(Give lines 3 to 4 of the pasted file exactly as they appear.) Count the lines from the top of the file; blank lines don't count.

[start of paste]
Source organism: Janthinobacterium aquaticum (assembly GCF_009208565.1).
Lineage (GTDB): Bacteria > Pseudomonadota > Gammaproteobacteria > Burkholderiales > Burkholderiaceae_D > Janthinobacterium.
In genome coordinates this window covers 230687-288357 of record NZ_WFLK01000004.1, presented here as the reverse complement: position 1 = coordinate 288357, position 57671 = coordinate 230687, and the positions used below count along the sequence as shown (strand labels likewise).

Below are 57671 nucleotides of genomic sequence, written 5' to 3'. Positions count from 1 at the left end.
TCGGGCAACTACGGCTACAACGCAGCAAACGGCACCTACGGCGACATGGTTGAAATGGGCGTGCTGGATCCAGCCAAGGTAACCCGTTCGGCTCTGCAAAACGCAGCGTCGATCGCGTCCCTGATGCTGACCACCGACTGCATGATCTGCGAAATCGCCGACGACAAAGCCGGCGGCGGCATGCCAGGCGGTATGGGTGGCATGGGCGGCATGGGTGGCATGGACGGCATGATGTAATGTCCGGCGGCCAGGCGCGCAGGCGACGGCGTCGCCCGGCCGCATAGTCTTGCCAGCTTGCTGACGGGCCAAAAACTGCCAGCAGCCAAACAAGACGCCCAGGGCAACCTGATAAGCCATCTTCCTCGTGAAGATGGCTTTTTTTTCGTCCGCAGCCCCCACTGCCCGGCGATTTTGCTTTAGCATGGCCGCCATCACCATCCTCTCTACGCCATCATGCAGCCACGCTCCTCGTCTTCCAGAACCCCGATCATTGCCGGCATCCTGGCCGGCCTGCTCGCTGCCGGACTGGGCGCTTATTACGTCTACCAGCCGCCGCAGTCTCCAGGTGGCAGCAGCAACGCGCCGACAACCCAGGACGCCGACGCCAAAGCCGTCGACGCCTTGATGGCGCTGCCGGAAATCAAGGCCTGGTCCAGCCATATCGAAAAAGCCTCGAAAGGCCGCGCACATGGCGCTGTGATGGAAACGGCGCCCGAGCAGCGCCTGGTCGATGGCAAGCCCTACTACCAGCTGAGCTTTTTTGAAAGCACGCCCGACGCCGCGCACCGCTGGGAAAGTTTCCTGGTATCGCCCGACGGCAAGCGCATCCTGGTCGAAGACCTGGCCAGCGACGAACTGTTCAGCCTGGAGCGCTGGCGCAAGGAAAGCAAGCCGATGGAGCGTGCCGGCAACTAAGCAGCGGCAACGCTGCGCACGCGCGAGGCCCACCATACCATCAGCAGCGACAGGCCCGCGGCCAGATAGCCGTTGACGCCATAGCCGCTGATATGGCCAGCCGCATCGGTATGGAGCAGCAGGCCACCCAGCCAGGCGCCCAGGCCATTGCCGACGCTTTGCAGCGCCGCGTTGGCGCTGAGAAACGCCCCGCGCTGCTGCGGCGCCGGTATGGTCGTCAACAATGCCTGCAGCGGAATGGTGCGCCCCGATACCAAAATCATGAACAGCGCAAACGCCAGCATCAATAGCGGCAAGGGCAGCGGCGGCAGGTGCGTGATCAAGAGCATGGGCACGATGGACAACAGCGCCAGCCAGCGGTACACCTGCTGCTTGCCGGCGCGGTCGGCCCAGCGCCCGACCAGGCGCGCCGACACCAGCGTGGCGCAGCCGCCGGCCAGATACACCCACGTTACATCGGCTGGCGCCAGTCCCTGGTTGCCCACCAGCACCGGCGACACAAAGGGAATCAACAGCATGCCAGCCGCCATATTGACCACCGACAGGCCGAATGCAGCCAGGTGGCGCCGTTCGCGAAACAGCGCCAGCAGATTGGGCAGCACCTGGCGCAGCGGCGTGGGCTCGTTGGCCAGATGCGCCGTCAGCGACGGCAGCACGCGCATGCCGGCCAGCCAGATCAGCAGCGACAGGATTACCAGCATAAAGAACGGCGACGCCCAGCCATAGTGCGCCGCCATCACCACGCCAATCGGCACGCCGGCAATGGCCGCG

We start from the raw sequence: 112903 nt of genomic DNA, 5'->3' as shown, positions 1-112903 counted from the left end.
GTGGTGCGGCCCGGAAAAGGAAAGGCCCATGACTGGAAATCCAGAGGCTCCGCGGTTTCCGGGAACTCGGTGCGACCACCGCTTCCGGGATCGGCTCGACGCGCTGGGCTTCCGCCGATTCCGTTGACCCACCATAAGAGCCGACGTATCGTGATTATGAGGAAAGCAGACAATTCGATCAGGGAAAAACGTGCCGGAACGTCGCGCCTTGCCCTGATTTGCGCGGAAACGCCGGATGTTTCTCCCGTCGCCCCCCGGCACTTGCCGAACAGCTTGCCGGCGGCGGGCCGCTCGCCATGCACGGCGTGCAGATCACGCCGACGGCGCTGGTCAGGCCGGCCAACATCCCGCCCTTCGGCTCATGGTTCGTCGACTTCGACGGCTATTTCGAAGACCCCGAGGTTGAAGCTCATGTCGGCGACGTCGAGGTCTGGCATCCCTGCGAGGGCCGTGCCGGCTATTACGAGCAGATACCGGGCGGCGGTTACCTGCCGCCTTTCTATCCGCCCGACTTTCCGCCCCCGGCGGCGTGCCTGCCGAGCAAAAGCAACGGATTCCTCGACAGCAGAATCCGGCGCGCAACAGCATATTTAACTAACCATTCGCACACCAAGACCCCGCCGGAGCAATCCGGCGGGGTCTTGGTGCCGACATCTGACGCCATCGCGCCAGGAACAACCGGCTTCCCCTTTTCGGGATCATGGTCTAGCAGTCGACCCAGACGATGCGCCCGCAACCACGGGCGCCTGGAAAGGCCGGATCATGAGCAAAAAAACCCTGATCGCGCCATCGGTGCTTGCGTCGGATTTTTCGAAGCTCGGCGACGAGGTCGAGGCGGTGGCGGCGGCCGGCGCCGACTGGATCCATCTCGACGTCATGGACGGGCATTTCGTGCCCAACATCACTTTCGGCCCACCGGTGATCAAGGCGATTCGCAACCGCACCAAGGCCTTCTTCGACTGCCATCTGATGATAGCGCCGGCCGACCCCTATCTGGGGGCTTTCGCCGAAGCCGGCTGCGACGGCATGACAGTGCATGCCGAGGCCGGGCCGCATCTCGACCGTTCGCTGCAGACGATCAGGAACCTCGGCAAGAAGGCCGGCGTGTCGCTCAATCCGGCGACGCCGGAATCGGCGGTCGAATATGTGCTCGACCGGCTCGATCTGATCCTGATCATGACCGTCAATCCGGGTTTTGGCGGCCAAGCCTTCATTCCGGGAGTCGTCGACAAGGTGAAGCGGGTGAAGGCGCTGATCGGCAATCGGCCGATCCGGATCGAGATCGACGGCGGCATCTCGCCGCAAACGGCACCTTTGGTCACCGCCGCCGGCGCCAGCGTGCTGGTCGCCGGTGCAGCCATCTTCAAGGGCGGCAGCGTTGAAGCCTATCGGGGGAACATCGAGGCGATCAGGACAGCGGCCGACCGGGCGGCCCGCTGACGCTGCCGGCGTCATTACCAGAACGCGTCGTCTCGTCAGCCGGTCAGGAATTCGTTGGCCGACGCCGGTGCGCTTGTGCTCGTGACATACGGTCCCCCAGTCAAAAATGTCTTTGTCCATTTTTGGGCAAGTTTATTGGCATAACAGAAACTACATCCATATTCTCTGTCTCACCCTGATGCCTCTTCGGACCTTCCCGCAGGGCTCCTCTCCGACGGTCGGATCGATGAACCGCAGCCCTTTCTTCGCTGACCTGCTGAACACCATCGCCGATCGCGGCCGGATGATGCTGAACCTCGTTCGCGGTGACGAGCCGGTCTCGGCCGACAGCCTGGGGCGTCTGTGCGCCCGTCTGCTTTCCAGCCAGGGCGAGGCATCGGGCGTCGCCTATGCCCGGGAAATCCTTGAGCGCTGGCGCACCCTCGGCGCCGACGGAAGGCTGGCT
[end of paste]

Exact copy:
In genome coordinates this window covers 230687-288357 of record NZ_WFLK01000004.1, presented here as the reverse complement: position 1 = coordinate 288357, position 57671 = coordinate 230687, and the positions used below count along the sequence as shown (strand labels likewise).

Below are 57671 nucleotides of genomic sequence, written 5' to 3'. Positions count from 1 at the left end.